The reporter nodded in approval as though the question was prearranged. “Well, Stuart, I had a chance to talk to the minister holding these meetings at Patriot Crossing a little earlier and here is his response.”

The picture morphed to the earlier interview. “Pastor, are you surprised at the remarkable show of support among your patronage, and what do you credit this unusual zeal to?”

The evangelist was the guest speaker at Patriot Crossing and considered to be an expert on the end-of-the-world-as-we-know-it-times and the second coming of Christ. He was a distinguished looking middle-aged man with a disproportionate amount of white hair. Both hands were adorned by rings that conjured memories of Super Bowl victories. He was comfortable in front of the camera and sported an air of confidence when he spoke.

“Isn’t it obvious sir, for the last sixty years we have witnessed the creation of destructive run-away power shaped by a generation without the slightest idea of how to harness it? The inevitable has happened. Madmen who renounce Christ are now in possession of this force and threaten to extinguish the very existence of life. Couple this with the increasing amount of natural disasters, most likely the result of our failure to preserve the earth as we were commanded, and a culture with the moral equivalent of hell and, well. . . Simply put, young man, we are on the last page of history. Jesus put it this way when speaking about this moment in time. ‘Iniquity will abound.’”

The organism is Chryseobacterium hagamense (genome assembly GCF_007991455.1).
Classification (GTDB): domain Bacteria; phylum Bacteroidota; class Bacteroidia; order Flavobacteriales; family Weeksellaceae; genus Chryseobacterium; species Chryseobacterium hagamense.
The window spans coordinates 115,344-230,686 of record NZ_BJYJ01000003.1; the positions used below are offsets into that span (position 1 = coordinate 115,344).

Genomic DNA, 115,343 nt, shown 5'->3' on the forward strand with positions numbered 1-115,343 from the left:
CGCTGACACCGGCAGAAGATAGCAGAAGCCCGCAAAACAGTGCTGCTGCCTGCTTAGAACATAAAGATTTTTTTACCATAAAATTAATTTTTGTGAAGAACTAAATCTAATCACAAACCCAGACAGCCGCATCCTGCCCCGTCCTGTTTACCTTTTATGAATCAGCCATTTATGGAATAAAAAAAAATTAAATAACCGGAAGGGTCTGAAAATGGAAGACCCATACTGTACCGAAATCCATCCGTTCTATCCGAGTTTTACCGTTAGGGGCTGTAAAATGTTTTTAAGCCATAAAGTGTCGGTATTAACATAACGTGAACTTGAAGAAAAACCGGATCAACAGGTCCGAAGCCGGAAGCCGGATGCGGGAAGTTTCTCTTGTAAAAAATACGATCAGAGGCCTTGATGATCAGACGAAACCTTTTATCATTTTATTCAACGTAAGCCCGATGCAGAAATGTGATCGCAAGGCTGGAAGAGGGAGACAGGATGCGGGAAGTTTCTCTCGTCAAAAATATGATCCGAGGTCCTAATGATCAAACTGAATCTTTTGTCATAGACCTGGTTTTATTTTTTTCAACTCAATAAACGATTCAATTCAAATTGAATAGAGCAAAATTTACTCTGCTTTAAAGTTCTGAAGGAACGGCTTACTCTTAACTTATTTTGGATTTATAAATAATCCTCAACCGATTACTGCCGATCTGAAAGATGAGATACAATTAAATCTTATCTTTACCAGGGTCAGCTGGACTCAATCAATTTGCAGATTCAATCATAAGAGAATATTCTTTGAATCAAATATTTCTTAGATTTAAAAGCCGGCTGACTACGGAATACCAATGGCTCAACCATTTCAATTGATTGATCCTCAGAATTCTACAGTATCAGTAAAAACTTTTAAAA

There was a moment of reflection while the interviewer paused, expecting more of his tirade, and then realizing an opening, he asked the obvious question. “But hasn’t iniquity been abounding for a long time now?”

The amiable evangelist was looking for a venue, not a fight. “You’re absolutely right my young friend. Evil has been a part of life from the beginning, but not until the nuclear age have we had the capability to destroy ourselves. We need a savior sir. We need the promised return of the Lord Jesus Christ.”

The reporter, uncomfortable with the answer, pressed for an explanation of the timeline the Evangelist seemed to be following, and at the same time trying to hide his own skepticism. “But if the detonation of a nuclear bomb on a populace is a warning that the world is ending, why didn’t it end when we dropped the atomic bomb on Japan?”